Albums / EPs, Reviews

Review: Yes In French – Vredehoek 5-0

76All things being equal, we should have been listening to Yes In French’s debut EP a whole lot sooner than we are. But the now-duo of Bas Van Oudenhove and Sebastiano Zanasi have undergone many evolutions of their own since they first burst onto the burgeoning, yet at times stifling, live electronic music scene. On the Vredehoek 5-0 EP, they have tightened their fold once more to plunder darker depths of their range, and they’re all the more inscrutable for it.

Between minding a quiet, yet earnest web presence and musical forays as Hessien+ (originally Plant Life and Hessien), Yes In French haven’t been made to feel in any rush going about their business. There’s a tangible sense of belief and ambition that is reflected in the coherence of the Vredehoek 5-0 as a whole and they’re obviously thriving off of it.

However, their penchant for sun-dried guitar riffs and a deft ear for a drum machine groove clearly remain their strength. And it’s a strength that is shared within the niche that the like-minded artists have created for themselves in the musical collective-cum-subgenre that is Quit Safari (which includes Christian Tiger School, Fever Trails and Damascus). It has also allowed listeners to hear some early versions of the tracks that have been primed for this EP – namely the intoxicating, off-kilter R&B swagger of ‘There Seems To Be A Problem Here’ that has made a welcome appearance on a Quit Safari podcast or two before now.

It would be tempting to think that Vredehoek 5-0 – title notwithstanding – would tend to take itself too seriously. That certainly seems to be the case on opening track, ‘On Patrol’, whose slow, atmospheric build-up eventually dovetails with a crisp sounding synth line in an effort to immediately acquaint us with a fresh sounding Yes In French. Yet it’s quickly belied by ‘What’s The Problem Here’’s keyboard riff that only has but a moment in the spotlight before it’s mobbed by urgent synth bells and chimes that make the track swing and bounce in an impressive display of dynamism. Oudenhove and Zenasi combine for a little ditty that ties up the track and shows a glimpse of the roots of the understanding – almost intimacy – of the partnership that has allowed the band’s sound to grow and adapt.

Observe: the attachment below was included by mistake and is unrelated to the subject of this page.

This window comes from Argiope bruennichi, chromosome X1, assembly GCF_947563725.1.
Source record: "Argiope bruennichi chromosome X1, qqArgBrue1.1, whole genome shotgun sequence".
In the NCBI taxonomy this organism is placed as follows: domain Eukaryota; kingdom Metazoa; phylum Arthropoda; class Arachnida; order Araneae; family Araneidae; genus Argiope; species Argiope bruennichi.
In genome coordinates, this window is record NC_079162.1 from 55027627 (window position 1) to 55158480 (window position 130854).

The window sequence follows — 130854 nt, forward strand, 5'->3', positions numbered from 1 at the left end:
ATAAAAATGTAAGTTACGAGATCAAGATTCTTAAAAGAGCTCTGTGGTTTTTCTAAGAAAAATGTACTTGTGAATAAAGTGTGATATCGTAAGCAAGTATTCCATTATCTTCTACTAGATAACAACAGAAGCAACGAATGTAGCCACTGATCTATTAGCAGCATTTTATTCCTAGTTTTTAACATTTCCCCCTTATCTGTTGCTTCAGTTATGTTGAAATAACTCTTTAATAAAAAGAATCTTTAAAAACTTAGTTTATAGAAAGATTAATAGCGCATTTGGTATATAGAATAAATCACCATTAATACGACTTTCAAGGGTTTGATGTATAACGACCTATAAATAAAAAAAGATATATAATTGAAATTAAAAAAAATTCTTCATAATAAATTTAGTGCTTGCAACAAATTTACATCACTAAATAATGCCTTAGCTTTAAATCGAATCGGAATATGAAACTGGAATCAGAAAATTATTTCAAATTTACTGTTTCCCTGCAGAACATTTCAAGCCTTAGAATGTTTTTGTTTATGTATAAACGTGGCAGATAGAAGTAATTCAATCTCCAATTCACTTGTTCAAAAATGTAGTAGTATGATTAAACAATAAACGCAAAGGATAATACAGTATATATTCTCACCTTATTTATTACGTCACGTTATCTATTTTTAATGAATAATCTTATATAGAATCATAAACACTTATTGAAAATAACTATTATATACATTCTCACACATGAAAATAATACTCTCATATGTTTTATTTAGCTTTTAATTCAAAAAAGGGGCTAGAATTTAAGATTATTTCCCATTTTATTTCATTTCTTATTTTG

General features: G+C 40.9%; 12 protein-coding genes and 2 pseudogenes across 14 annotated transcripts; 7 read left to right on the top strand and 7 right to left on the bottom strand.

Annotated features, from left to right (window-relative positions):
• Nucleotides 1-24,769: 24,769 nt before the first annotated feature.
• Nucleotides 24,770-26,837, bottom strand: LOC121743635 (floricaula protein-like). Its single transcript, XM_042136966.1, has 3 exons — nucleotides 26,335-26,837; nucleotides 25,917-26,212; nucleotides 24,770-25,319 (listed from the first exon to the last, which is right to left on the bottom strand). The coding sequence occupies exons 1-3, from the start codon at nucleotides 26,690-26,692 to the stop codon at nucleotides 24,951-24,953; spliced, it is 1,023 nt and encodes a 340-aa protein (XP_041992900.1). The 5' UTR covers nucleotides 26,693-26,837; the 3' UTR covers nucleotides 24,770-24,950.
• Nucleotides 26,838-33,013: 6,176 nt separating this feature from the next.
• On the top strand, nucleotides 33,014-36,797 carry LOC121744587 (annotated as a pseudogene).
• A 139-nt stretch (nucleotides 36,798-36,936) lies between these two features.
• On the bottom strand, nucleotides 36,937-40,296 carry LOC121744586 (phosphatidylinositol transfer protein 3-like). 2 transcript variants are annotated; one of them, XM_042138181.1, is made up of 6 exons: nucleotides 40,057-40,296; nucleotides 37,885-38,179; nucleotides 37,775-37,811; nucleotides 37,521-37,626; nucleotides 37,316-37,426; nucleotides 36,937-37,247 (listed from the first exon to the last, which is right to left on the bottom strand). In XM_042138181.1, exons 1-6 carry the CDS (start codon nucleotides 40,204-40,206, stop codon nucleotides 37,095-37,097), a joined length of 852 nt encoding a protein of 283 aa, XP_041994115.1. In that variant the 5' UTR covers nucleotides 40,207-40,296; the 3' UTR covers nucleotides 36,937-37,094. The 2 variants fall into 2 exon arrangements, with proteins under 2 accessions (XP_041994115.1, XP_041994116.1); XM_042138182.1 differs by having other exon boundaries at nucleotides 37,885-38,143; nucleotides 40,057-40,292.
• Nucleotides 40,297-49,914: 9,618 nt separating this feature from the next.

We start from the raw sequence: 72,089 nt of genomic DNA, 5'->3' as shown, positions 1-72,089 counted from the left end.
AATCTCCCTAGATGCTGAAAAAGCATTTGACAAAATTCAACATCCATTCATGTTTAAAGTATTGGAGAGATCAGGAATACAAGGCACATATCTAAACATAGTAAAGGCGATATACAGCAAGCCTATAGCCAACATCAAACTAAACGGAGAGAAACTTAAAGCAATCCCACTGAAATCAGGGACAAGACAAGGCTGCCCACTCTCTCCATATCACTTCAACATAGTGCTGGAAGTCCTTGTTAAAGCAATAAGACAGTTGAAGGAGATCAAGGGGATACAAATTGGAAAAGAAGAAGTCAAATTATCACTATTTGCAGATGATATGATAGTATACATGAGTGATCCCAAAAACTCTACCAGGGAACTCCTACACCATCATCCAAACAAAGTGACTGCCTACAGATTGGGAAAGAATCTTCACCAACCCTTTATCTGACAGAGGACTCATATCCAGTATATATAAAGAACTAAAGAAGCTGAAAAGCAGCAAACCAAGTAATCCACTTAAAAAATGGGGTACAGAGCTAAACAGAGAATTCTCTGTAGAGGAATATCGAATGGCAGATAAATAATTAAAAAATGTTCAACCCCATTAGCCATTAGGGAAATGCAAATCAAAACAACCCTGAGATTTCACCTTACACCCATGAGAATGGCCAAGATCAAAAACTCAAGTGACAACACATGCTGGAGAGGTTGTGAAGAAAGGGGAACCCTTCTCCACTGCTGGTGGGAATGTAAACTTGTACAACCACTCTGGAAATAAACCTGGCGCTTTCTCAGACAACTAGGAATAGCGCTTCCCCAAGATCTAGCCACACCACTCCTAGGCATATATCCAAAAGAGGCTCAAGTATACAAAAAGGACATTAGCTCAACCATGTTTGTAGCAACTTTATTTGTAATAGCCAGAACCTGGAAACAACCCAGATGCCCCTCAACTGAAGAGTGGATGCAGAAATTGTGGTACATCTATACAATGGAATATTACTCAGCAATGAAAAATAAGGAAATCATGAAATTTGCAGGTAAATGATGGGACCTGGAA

For all of Yes In French’s newly-found range, it’s still surprising that one of the highlights of the EP would sound like a warped and coded distress call from the underworld as the duo adopt a darker, more predatory mien. ‘000-145-145’ bides its time perfectly – drum machine hi-hats hitting menacingly until the lurching beat catches a gust of wind, and we’re swept into the tight spiral of spiky synths and droning bass that the band now seems capable of flexing at will.

Thankfully, and after a lengthy spell on the proverbial backburner, Yes In French have resisted the temptation to be heavy-handed in their production. The mastering process seems to have made the bass guitar of some tracks a little tauter, the drums snap & kick just half a moment sooner, and the EP benefits from all this without losing much of its raw essence.

Make no mistake; they’re still all about their worn New Balances and samples of a half-embarrassed, half-frantic 911 call concerning a rabid cat. And by the time it’s through with us, it’s hard not to feel that their intonation on ‘There Seems To Be A Situation Here’ of, “Oh, I’ve been waiting, waiting,” is just little too on-the-nose. They’ve certainly whet the appetite for whatever comes next.

Check out the Popsicle At Home Session from May:

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